To want

After 24 plus hours of thinking about the Charleston shooting, after watching the news spin the story in totally different directions based on political ideology, after wondering what to say, if anything, via social media, blog, or in person to my African-American friends and colleagues, after feeling inadequate and frustrated, I went to sleep and let myself dream. I dreamed of license plates with people holding guns and confederate flags. I dreamed of children hiding in fear while their elders were shot. I dreamed of troubled young men who find solace in violent and racist ideologies. I dreamed of outdated flags flying over statehouses and I woke up with one clear thought: I want.

I want this to stop. I want to stop hearing about mass shootings. I want to stop hearing about ideologies that use young mens’ vulnerabilities to incite them to violence. Whether the ideology is ISIS or white separatism, the strategy and result is the same. I want people to be sensible about gun ownership and availability. I grew up steeped in gun culture and I understand that my ranching friends in south Texas need weapons to shoot rattlesnakes when they are out tending cattle or to hunt deer that keep the cattle from having something to eat. But 21 year olds with no direction do not need weapons of any sort. They will surely hurt themselves or someone else. Twenty year olds living in suburban Connecticut do not need Bushmasters and Glocks. None of us do unless we’re on active duty in Afghanistan or elsewhere.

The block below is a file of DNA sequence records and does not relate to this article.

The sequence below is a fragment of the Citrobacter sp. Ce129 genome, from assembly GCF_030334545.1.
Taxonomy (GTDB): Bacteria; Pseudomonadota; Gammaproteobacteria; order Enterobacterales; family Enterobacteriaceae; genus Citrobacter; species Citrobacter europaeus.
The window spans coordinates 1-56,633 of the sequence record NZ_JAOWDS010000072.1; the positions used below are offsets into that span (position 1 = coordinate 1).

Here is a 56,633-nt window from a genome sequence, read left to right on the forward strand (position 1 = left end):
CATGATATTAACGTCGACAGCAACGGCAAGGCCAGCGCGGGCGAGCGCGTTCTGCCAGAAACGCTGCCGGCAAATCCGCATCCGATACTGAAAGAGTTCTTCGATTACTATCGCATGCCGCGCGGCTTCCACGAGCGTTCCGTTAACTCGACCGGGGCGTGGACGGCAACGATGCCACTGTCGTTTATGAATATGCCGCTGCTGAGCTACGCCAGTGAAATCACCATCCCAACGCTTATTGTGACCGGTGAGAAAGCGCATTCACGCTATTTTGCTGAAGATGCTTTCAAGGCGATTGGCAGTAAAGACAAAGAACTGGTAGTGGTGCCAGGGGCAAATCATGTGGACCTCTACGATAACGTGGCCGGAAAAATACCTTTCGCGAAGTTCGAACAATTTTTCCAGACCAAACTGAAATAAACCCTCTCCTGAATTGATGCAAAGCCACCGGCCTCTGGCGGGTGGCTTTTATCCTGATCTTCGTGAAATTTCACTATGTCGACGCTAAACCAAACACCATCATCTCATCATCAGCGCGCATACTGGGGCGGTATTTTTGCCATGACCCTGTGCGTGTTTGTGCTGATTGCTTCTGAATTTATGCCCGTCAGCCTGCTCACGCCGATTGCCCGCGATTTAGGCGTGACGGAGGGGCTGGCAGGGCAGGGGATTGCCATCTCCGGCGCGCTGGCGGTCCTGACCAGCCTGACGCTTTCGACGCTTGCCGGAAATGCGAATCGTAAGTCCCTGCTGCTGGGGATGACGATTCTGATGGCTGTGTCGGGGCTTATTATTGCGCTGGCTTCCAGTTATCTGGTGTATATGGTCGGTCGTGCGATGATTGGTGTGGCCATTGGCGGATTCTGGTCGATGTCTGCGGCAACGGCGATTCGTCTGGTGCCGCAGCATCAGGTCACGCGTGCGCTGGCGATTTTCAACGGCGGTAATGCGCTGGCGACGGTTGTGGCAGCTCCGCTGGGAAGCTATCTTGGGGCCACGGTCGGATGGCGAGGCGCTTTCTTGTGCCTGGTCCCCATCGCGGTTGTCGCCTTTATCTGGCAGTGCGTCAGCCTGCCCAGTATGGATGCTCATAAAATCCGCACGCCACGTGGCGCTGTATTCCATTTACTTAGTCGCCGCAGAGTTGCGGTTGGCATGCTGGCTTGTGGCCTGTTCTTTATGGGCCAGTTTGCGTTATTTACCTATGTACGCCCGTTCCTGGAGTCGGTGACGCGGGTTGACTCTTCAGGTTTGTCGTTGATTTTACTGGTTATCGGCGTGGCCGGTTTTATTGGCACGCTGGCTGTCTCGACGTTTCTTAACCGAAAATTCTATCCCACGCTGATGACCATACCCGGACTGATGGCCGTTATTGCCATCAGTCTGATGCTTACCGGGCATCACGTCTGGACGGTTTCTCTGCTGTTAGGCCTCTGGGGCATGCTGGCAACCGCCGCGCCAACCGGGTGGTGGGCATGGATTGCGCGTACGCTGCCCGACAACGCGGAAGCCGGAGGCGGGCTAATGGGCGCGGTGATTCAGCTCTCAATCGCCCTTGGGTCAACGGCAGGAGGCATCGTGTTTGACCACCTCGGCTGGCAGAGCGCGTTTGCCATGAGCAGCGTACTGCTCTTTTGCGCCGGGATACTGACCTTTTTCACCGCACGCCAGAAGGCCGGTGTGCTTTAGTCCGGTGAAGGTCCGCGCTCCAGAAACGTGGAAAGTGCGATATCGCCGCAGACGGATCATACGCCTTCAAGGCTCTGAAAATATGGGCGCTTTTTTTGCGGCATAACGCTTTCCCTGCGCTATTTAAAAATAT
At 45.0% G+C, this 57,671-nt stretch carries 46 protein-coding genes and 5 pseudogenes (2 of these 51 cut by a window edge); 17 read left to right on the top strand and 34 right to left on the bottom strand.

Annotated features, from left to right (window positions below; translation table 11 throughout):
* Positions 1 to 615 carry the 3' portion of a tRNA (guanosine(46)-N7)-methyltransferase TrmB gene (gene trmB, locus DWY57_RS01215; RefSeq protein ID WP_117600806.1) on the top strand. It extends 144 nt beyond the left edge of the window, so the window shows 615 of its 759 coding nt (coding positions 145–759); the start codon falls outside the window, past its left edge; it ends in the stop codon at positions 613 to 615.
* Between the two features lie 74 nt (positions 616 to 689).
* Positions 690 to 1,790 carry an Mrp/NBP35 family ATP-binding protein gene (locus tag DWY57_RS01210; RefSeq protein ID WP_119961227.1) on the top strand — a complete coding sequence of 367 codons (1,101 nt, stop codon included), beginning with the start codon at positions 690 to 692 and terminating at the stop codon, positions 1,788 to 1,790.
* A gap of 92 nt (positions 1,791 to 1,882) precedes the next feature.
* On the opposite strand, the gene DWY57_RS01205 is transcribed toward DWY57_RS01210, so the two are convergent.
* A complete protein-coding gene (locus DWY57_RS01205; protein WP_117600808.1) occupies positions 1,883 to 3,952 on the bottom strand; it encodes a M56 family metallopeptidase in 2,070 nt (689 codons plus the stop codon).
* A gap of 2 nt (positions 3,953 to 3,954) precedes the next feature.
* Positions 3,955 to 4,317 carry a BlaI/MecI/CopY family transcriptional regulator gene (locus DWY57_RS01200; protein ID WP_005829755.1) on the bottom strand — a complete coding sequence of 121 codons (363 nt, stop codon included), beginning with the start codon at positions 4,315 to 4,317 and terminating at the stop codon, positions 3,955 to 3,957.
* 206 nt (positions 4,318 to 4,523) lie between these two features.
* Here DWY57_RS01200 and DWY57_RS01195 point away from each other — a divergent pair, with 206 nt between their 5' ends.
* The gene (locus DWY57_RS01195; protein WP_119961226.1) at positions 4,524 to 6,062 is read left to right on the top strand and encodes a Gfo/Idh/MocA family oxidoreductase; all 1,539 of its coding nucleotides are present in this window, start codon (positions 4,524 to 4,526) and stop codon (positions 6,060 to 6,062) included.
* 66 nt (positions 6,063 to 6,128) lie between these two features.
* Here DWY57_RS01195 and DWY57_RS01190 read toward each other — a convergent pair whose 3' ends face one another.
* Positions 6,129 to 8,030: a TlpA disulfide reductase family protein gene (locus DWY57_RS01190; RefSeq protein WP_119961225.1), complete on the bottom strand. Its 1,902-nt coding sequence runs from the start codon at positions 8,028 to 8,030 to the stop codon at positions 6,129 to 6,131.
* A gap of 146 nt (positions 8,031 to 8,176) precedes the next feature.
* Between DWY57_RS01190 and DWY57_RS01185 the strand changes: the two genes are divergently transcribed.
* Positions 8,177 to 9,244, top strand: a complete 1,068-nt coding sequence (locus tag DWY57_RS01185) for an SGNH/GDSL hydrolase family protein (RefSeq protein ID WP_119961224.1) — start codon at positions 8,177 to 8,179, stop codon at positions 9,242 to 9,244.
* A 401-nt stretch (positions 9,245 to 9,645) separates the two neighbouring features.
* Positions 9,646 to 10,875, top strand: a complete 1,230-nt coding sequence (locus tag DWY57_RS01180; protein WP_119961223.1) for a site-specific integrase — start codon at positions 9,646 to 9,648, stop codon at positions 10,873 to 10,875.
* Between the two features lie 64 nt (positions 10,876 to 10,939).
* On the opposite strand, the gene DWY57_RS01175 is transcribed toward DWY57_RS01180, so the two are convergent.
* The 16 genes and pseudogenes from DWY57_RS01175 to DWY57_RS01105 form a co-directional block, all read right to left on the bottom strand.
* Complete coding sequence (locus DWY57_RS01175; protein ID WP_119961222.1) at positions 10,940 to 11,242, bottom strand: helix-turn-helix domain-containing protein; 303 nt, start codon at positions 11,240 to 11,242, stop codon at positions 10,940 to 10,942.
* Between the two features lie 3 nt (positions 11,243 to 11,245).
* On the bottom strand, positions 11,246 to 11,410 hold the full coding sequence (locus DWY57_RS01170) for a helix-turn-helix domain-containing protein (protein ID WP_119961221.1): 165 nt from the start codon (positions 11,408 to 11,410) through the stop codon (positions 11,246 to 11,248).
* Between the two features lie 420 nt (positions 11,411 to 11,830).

I want to stop having tailor made media: x, y, z media if I believe this way, a,b,c,media if I believe another way. To deal with our problems as society we need to agree on the same set of facts. And there are facts. We have good research on gun policy, mental health treatment, policing strategies, youth violence…the list is endless. But we have to use what we know to make things better. We can’t pick and choose which facts we deal with. That’s why we teach science to our children. We have to have a method for finding out what works and what doesn’t. I want us to use the good social science we have to benefit humanity.